Collaborative Blogging, TV Reviews

Dolly Parton's Heartstrings: Jolene, or: Hallmark Christmas Lite

This year, we’ve endured sadistic nuns, swarms of cockroaches, Instagram stalkers, and zombies frequenting strip clubs, but it was the Christmas Collab that just about broke us. Luckily, our health and happiness always comes before sticking strictly to a theme; and a TV series based on the songs of Dolly Parton seems like the most perfect reason to disrupt a monthly theme. Though, strictly speaking, the TV episode we watched this week is as close as you can get to a Hallmark Christmas movie without actually mentioning Christmas.

The Show:

Heartstrings episode 1: “Jolene”

The Premise:

Inspired by the Dolly Parton song of the same name, Jolene is a flirty troublemaker whose insecurities attract men but ruin her female friendships.

The Ramble:

Based on the classic Dolly Parton song, Jolene fully lives up to her reputation as a gorgeous, self-confident charmer who has a smile for every man she sees. After being fired from her day job at a bank, Jolene is looking forward to letting loose in her evening job at sleazy honky tonk bar Baby Blues.

Meanwhile, housewife Emily struggles to care for her preteen son, keep her marriage alive, and organize the community’s upcoming harvest festival. Looking for some spice in her life (and in lieu of the actual Spice Girls), Emily hears from her gossipy co-organizers about the sketchy bar and plans to meet husband Aaron there for date night.

a woman stands in a living room, surrounded by seven seated women

When Aaron stands up Emily for date night (again), she intends to leave right away until friendly bartender Jolene convinces her to stay. An aspiring singer/songwriter, Jolene performs a duet with club owner Babe (none other than Dolly herself)–and she’s good! After Jolene saves Emily from a creepy bar patron, the two are friends for life. Emily is eager to stay in touch with Jolene and offers her a job teaching guitar to son Jed.

an older woman with teased blond hair sings onstage next to a woman who sings and plays the guitar

All the while, Jolene is having an affair with a married man. In fact, Jolene’s type seems to be complete scumbag, which has Babe worried. Abandoned by her mother as a child, Jolene is quite keen to avoid any sort of emotional attachment, opting instead to focus on her dream of moving to Nashville and making it big as a country music star.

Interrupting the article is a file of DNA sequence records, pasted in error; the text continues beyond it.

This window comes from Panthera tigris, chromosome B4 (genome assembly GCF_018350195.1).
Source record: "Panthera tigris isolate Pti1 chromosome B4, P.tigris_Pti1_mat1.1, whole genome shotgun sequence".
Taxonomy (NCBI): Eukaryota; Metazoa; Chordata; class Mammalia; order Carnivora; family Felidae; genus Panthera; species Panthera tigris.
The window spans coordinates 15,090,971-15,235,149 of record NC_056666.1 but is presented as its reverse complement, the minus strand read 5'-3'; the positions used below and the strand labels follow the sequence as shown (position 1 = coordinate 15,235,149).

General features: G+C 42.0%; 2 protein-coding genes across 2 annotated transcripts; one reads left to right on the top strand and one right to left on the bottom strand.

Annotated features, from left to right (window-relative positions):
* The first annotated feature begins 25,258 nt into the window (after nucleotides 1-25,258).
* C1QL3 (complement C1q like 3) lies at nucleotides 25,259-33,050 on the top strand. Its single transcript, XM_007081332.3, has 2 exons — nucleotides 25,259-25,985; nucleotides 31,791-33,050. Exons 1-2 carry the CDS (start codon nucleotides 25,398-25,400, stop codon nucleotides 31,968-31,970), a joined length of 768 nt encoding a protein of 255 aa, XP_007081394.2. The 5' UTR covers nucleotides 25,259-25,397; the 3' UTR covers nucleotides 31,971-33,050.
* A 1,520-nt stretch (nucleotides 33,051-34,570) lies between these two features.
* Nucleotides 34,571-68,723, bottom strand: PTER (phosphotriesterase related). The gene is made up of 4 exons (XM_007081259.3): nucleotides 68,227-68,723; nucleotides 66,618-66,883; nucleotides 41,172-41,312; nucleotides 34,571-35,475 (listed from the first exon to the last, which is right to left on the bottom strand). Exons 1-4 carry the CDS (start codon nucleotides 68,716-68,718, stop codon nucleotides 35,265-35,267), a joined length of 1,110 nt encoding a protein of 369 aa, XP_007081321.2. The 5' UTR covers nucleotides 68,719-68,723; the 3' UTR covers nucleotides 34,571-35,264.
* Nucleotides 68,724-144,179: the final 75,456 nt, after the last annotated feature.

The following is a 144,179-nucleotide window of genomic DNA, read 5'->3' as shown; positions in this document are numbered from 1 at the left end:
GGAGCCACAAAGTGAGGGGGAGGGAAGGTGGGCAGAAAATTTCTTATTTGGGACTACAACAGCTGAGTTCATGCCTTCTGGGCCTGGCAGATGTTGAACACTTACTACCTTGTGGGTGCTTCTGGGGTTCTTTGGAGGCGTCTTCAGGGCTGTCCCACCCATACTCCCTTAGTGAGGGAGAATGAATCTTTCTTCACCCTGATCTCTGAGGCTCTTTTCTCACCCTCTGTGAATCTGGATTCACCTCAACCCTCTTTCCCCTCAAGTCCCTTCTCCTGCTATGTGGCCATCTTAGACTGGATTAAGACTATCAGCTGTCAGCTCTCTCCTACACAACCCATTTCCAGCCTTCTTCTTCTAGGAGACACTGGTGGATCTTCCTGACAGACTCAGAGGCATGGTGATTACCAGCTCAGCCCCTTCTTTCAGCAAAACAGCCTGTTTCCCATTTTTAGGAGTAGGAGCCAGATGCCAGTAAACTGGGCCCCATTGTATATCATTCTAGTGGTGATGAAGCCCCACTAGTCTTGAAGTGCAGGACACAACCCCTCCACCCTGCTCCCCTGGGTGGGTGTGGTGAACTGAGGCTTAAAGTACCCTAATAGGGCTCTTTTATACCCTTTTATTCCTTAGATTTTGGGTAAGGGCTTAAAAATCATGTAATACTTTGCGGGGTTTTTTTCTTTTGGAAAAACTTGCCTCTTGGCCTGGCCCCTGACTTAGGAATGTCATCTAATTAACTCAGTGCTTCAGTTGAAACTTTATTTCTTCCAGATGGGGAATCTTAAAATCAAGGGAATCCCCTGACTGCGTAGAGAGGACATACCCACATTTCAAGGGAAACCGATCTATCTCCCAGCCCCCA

Unlike most of her friendships with other women, Jolene’s relationship with Emily feels very easy and natural. Emily folds Jolene into the family, even though Aaron seems a bit too keen to spend time with the talented young singer with an encyclopedic knowledge of dad music.

a man, woman, and child sit at a table in a crowded bar

With advice from Jolene, Emily attempts to make her love life more interesting. For her part, Emily asks Jolene to perform at the harvest festival–as long as the organizers approve. It’s at this fateful audition that Jolene recognizes her married lover, the husband of one of the women on the board. Disappointed when Jolene tells her the truth, Emily feels caught between her friendships with both women. Worse, Emily begins to feel paranoid that Jolene would be willing to cross the line and have an affair with her own husband, Aaron.

As the harvest festival approaches, Emily distances herself from Jolene and becomes increasingly convinced her husband is having an affair with her former friend. After being heckled during her performance, Jolene confronts Emily, making for the uncomfortably personal fight that can only happen between good friends who know each other well.

Is it too late for Emily and Jolene’s friendship to blossom?

The Rating:

3/5 Pink Panther Heads

I didn’t hate this; Dolly swanning in and dispensing words of wisdom every now and then was very welcome.

Based on this first episode, the series seems to be a condensed version of a Hallmark Channel movie. The obvious advantage to this approach is that the episodes are shorter than a film, thus avoiding the problem of a thin plot making the run time feel endless.

The plot here is a bit flimsy, but it’s enough to keep the hour interesting, and there are enough melodramatic twists and turns to entertain. And the emphasis on the friendship between Emily and Jolene may have been predictable to a fault, but it was a refreshing take on the song’s story. It’s a little aggravating to see Jolene feeling sorry for herself because she’s too attractive and charming, but this episode does touch on some of the truths behind female competition and the highs and lows of friendships between women.